All medical jobs are on a gradation of difficult. The are moments when working in British emergency departments seems an impossible task, however, there are several things working in Moria refugee camp in Lesvos, Greece particularly difficult.
Most of our patients are Farsi speaking, originating from Afghanistan, with a few Arabic speakers from Syria and a smattering of french speaking Africans. Unfortunately my Farsi doesn’t extend much beyond “loftan bishi” (sit please) and “salam, esmam “( hello my name is ) therefore we rely on our volunteer translators, who are refugees as well as complete legends, giving up their time for entirely altruistic reasons.
Getting across some subtle nuisances of a history is a challenge; (dizziness is particularly difficult) but also in controlling the flow of a conversations. The patients are often so keen to get a story across they talk for a long time about several problems; trying to lock down why they have come today and what we can actually help with is the goal. In addition, our most common emergency is panic attacks/dissociative seizures. The calming language that is normal effective in these types of situations is somewhat diluted via a third person.
Medical expectations in the middle east are very different from what I am used to in England. Every fever is a problem that requires a solution. Every illness requires antibiotics and every injury requires a bandage. A common story is that have had this problem before back home and the doctor gave them an injection and it got better. It is difficult to overcome this preconceptions (especially with the language barrier) and many of our patients leave unhappy with the treatment (or lack of treatment) that they have received.
The Boats keep coming. This leads to a high population in the camp (approximately 10 000 currently) which leads to high demand. Adequately seeing the high percentage of refugee who desire medical input is impossible. Therefore we have the screen at the door, attempting to re-direct those with only sore throats or with chronic problems. The consistent new arrivals also means that it is difficult to educate regarding which services are appropriate for which population.
The refugees are a diverse mix. With some having resources for private healthcare and just needs referrals for medication which they can purchase themselves. However, others have arrived to the clinic having travelled from Turkey in a dingy several hours previously, owning only the clothes on their back. It is difficult for this latter group to provide any sort of self care and sometimes all they want is a few paracetamol for fever or for pain. If they have more acute health needs and require the hospital, they are often left with no means of returning to the camp or any money to pay for the prescriptions that were suggested. We help as best we can.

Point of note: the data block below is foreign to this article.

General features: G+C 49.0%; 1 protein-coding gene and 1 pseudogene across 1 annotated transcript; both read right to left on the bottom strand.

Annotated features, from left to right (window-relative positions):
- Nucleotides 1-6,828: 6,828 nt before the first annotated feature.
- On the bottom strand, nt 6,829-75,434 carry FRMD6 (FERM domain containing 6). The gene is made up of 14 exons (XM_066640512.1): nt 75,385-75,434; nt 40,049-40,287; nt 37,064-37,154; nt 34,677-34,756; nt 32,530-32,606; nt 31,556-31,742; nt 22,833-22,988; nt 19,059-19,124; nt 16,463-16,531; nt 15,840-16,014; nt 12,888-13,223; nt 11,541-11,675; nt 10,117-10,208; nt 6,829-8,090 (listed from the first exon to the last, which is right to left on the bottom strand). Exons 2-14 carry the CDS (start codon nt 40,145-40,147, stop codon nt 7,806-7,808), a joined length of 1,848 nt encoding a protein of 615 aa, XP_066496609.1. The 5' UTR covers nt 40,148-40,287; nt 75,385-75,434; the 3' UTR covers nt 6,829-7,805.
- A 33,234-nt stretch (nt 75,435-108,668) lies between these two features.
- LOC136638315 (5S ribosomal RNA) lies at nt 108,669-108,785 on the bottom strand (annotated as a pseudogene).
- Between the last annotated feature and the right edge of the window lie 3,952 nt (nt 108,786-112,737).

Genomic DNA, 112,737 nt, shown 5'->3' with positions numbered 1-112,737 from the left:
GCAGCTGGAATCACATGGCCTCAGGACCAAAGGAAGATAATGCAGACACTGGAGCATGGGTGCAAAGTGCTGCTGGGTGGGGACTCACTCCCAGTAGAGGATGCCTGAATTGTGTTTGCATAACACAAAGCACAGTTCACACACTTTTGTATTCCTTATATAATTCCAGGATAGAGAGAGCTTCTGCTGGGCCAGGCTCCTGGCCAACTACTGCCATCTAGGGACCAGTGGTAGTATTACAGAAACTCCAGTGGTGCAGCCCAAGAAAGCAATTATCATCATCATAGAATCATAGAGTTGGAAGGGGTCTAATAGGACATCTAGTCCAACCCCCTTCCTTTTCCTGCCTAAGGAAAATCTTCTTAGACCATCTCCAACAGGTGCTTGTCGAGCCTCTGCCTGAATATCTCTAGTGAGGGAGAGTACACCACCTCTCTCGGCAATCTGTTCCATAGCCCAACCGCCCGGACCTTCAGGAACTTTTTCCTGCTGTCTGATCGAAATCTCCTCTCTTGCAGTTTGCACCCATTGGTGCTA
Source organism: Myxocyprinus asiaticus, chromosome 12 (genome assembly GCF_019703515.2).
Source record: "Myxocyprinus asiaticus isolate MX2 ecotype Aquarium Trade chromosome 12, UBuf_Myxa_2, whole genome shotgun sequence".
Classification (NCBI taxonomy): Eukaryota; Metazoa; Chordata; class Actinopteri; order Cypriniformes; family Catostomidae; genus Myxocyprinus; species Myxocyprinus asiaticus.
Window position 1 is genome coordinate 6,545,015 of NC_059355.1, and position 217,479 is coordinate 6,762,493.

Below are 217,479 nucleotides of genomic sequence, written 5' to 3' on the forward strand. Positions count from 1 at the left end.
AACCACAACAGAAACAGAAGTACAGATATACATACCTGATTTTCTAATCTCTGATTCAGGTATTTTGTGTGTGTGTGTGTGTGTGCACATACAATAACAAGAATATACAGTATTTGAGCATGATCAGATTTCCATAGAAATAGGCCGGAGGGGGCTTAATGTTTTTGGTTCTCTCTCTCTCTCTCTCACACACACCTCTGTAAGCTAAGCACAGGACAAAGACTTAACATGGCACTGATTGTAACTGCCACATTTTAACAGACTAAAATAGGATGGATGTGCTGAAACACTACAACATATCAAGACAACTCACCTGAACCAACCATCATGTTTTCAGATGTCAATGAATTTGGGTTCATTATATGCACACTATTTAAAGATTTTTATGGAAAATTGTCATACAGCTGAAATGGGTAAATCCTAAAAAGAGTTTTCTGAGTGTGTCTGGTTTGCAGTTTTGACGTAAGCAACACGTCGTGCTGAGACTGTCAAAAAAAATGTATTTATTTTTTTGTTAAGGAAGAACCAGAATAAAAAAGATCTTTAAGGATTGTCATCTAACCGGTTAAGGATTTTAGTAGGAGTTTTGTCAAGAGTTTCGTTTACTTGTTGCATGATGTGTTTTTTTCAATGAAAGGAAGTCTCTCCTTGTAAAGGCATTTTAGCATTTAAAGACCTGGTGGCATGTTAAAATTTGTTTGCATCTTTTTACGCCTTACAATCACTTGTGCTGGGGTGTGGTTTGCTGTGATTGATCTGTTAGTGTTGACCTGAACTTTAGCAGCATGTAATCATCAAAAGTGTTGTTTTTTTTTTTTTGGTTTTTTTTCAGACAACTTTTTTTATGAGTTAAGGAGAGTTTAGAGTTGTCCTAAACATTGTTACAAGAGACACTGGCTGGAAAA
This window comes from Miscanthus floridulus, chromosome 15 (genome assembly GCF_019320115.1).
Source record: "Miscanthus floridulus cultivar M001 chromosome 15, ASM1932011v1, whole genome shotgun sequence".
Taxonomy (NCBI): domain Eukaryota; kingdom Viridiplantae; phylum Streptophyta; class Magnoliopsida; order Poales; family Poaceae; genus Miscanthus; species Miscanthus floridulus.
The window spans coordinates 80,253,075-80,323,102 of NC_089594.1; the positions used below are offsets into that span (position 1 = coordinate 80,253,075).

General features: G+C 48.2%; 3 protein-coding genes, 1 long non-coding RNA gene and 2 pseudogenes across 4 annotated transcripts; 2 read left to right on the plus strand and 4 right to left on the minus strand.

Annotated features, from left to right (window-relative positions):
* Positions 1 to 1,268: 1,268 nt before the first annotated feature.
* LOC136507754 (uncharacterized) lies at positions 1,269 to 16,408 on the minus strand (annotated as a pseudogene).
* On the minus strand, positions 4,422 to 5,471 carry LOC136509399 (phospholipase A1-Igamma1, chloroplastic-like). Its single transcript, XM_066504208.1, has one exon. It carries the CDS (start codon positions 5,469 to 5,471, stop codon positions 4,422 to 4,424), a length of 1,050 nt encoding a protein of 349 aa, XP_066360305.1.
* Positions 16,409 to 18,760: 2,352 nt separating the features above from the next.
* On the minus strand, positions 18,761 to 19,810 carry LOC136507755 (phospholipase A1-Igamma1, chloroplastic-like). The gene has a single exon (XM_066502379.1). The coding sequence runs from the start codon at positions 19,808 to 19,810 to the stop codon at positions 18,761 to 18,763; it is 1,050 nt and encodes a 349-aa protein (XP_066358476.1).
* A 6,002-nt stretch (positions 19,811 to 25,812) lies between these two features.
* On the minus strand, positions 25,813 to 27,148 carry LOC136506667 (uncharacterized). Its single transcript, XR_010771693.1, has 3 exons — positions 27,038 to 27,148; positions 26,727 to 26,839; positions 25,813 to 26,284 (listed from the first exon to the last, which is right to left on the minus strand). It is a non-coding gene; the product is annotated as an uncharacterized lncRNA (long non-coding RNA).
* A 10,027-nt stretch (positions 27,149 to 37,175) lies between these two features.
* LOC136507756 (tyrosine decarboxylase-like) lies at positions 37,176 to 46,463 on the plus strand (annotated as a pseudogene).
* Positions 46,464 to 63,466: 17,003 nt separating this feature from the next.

Much like back home, mental health is given less priority than physical health. The problems are frequent and severe. Harrowing stories leading to self harm, attempted suicide, panic attacks, spousal abuse, depression, anxiety, flashbacks, nightmares and hallucinations. We have a few services to refer to but these are overwhelmed. We talk and see what we can do to help. As a collection of generalists with limited time I hope the short conversations we have and the referrals we make are of some benefit.
Our own health
Listening to these stories of rape and torture takes it’s toll. Being shouted at by understandably unsatisfied patients is wearing. Being unable to provide the care that we know these people need is demoralising. This is difficult to deal with.
However, this is the best team environment I have worked in.
Everyone we work with is an enthusiastic and caring volunteer, with a diverse skill set from many countries. We informally debrief after ever shift. So we have a beer and we laugh. And then we go back and do it all again the next day.